I am in pretty much the situation of this question: I'm trying to teach my four-year-old son the rules of chess, but the concept of "checkmate" is too abstract for a small child, so I want to tell him that the goal is to capture the king instead.

The problem is that I'm using an iPad app rather than a physical board (for a number of reasons, including the fact that the app will show you each piece's legal moves, so we don't have to explain all of the moving rules before we start playing).

Does anyone know of a chess app that both (1) shows legal moves (which most of them do) and (2) allows king captures (the feature I can't find)?

  • 3
    I wouldn't say checkmate is too abstract. You could call it "trapping" the king. Or "put it in check where it can't get out of check". And then show him some simple examples on the board/app. When showing a checkmate position, demonstrate how the king is attacked, and go through how it can't get out of the check by trying to move to each square. Aug 18, 2020 at 19:12
  • Adding to the other comment, I knew how to play chess by the age of four, so the concept of checkmate being "too abstract" for a child seems rather far removed from reality.
    – Scounged
    Aug 18, 2020 at 21:38
  • 1
    Tell him the win is announced when the K capture is inevitable ("checkmate" = "the K is dead") and the capture itself is not actually played. It could be, and it would make no difference to the rest of the played moves if it were, nor to who the winner is, but by convention it isn't. He will learn something about the formal side of boardgames. Clarify that it's announced only 1 move before, not 2 or more moves before. It could be announced at any stage, but there might be a dispute over the analysis, whereas everything is clear at 1 move before. And a losing player can knock his K over.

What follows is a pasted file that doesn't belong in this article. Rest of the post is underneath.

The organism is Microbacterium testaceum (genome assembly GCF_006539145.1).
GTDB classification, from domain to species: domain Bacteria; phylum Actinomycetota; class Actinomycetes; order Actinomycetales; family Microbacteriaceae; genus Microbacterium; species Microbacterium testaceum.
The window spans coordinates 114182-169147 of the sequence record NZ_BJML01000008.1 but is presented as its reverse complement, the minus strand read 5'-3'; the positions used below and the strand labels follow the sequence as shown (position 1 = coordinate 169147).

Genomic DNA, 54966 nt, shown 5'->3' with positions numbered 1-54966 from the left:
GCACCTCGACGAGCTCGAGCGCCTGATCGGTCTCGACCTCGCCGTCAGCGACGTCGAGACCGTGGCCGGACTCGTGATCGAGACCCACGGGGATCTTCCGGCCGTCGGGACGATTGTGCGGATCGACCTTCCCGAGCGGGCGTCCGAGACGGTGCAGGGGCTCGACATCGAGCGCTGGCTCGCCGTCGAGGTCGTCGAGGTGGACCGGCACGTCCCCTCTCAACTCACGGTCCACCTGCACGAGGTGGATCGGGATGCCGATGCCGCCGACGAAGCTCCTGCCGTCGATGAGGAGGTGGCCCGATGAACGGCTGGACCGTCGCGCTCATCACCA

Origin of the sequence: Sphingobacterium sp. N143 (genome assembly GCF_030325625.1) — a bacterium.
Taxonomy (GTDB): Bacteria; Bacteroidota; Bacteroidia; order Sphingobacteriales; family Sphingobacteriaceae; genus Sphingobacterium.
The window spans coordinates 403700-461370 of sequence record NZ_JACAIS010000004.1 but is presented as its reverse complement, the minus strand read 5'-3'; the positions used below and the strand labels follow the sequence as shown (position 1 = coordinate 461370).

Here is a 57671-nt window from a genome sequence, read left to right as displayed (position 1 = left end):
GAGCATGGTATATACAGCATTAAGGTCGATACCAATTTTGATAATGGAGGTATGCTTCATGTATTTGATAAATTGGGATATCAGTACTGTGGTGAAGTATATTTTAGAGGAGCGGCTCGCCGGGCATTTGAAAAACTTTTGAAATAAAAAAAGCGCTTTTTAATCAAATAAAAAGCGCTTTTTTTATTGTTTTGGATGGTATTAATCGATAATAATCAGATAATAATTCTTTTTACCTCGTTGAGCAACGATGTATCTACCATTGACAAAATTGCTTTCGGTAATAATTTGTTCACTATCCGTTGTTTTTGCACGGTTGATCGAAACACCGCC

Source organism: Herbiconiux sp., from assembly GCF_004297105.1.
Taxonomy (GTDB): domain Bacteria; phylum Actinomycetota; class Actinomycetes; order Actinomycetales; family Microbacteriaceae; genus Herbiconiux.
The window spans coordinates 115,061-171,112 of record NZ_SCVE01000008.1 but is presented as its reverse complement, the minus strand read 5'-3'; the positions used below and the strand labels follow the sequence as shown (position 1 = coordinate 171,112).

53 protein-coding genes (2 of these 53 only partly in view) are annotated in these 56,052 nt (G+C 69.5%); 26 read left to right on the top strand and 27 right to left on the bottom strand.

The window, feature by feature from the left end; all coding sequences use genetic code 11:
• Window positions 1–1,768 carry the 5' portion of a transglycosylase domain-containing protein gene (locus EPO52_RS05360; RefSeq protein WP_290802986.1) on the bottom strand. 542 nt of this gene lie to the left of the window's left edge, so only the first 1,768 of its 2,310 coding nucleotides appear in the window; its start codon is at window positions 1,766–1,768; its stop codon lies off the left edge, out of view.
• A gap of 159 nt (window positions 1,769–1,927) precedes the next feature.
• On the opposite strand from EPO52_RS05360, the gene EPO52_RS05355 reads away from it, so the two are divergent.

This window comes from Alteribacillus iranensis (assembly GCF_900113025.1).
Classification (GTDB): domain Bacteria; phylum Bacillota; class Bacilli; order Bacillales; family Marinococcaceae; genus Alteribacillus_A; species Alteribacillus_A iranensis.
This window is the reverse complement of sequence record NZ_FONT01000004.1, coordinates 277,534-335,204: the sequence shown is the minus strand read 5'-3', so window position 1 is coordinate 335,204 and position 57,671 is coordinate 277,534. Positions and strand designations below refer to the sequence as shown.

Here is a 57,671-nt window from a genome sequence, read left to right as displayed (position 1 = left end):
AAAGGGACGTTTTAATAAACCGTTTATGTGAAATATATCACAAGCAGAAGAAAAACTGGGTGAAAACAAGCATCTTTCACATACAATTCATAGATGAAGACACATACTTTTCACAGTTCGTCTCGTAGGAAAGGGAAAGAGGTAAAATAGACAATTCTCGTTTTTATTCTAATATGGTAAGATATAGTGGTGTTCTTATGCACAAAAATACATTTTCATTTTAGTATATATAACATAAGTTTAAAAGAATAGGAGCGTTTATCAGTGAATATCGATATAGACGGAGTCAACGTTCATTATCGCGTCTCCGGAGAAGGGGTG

– user18768
    Dec 5, 2020 at 11:38
  • ^ That's how I taught it to my 4yo. Also playing on a proper board is far more fun than picking on a handheld computer. Being shown all the legal moves encourages an attitude of "guess whether I can go there - try and hopefully it will be legal", which is the wrong approach. A program can be used later. When it doesn't allow some move he wants to make, let him work out why, asking you for help if he needs it.
    – user18768
    Dec 5, 2020 at 11:44
  • Also regarding K capture you could add that if you check your opponent's K and he doesn't notice and plays accordingly, you can't capture his K on the next move, because any move that leaves the K capturable is illegal and therefore he played a move that wasn't allowed. That teaches something about the discipline of the game. (This isn't "too abstract". He's already learning about the discipline of the game when he learns there's a mandatory starting position, required board orientation, and rules governing how each piece moves.)
    – user18768
    Dec 5, 2020 at 11:48

1 Answer 1



Maybe Antichess is what you are looking for. The aim is to be the one to lose all the pieces first. And it's mandatory to eat. And of course kings are eaten. You can play under lichess.org such chess variant selecting a custom variant. You can see details here. But with children it's always better to play in person of course.

Legendary chess

Legendary chess

I also recommend you Legendary chess, an application developed in Uruguay aimed for all ages and designed in a didactic way to learn chess basics step by step in a fun way with a storytelling scenario.

I don't remember exactly if there is a specific type of game where kings are eaten, but I bet you it's worth it to check the game and see.

In the site you can download the Spanish or English version. It's a Windows based application but you can always run it using wine if under Linux or Mac.

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